Automakers ask California to ease rules for self-driving car tests

Tue Apr 25, 2017 7:18pm EDT
 
Email This Article |
Share This Article
  • Facebook
  • LinkedIn
  • Twitter
| Print This Article | Single Page
[-] Text [+]

By David Shepardson

WASHINGTON (Reuters) - Automakers on Tuesday urged the state of California to further ease its proposed regulations for autonomous vehicles, saying the state did not respond to their earlier objections by making enough revisions to its planned set of rules for self-driving cars.

At a public hearing in Sacramento monitored via webcast, automakers urged California to drop some additional proposed regulations and leave much of the oversight to the U.S. National Highway Traffic Safety Administration. But safety and consumer advocates urged the state to adopt strict oversight, and an official from San Francisco said cities should have more local control.

A number of automakers have said they plan to begin deploying self-driving vehicles, some in commercial fleets, by 2020-2021.

Paul Scullion, a manager at the Association of Global Automakers, said California's proposed regulations go "too far."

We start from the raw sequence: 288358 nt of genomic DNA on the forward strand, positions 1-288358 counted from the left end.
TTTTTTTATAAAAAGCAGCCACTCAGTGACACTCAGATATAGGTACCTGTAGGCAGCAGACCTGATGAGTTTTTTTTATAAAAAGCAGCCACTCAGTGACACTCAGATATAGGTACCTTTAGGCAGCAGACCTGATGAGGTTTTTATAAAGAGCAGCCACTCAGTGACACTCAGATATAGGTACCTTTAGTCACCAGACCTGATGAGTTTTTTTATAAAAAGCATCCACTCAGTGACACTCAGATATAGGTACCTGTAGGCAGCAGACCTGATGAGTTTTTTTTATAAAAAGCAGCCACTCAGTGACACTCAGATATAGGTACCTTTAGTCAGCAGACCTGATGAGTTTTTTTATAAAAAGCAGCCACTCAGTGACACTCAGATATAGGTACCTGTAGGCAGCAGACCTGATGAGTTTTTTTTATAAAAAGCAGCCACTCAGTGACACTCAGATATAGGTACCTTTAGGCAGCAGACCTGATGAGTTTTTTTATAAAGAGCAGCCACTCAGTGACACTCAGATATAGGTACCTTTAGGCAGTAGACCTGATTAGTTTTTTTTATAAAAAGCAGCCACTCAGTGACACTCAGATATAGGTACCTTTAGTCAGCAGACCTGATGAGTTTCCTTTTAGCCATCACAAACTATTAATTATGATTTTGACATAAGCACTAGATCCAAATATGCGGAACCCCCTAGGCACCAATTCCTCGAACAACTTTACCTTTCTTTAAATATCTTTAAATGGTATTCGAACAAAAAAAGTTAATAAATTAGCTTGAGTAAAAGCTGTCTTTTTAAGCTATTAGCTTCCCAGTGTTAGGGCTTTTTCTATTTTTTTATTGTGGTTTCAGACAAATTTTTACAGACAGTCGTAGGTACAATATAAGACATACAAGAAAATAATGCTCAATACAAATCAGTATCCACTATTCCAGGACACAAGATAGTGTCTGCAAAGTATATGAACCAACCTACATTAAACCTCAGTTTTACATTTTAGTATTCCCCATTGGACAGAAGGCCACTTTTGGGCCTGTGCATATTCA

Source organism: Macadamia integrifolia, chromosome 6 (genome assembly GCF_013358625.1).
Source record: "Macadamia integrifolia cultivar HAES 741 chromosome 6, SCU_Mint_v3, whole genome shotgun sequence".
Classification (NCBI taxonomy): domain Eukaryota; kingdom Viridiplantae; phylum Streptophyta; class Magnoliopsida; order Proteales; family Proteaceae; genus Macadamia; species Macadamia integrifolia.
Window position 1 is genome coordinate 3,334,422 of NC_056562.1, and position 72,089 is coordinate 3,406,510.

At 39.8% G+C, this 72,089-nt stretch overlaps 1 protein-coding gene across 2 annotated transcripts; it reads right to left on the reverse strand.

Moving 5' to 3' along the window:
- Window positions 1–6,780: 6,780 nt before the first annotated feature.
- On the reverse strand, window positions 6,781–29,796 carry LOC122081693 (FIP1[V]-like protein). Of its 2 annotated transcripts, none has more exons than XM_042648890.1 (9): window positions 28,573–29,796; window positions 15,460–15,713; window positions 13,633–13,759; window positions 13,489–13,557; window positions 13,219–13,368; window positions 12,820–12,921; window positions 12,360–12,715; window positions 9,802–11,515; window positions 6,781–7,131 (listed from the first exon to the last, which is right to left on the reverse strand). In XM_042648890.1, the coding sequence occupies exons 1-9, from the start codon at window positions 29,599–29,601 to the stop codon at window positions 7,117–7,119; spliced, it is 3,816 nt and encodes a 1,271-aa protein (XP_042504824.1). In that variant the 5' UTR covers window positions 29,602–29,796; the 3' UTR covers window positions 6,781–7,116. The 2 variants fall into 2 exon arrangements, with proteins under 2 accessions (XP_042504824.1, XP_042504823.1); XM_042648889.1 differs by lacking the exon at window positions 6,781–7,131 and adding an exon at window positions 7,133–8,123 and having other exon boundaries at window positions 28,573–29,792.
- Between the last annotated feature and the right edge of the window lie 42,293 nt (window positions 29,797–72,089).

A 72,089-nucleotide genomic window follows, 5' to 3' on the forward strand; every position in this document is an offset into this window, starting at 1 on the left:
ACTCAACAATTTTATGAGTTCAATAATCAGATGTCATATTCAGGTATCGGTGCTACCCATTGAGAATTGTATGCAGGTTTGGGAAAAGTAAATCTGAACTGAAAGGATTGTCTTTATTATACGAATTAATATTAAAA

The group opposes California's plan to require a permit to deploy autonomous vehicles, which must meet performance and design criteria. "We do not think requiring a permit to deploy is the right approach," Scullion said.

Global Automakers said it opposes California's proposal that it could withdraw permits to deploy vehicles even if they met federal requirements.

Ron Medford, director of safety at Alphabet Inc's self-driving unit Waymo, urged California to quickly issue final rules "to provide manufacturers with the certainty that they need."

Brian Soublet, deputy director of the California Department of Motor Vehicles, said the agency will review written comments before unveiling final rules.   Continued...

 
Waymo unveils a self-driving Chrysler Pacifica minivan during the North American International Auto Show in Detroit, Michigan, U.S., January 8, 2017.  REUTERS/Brendan McDermid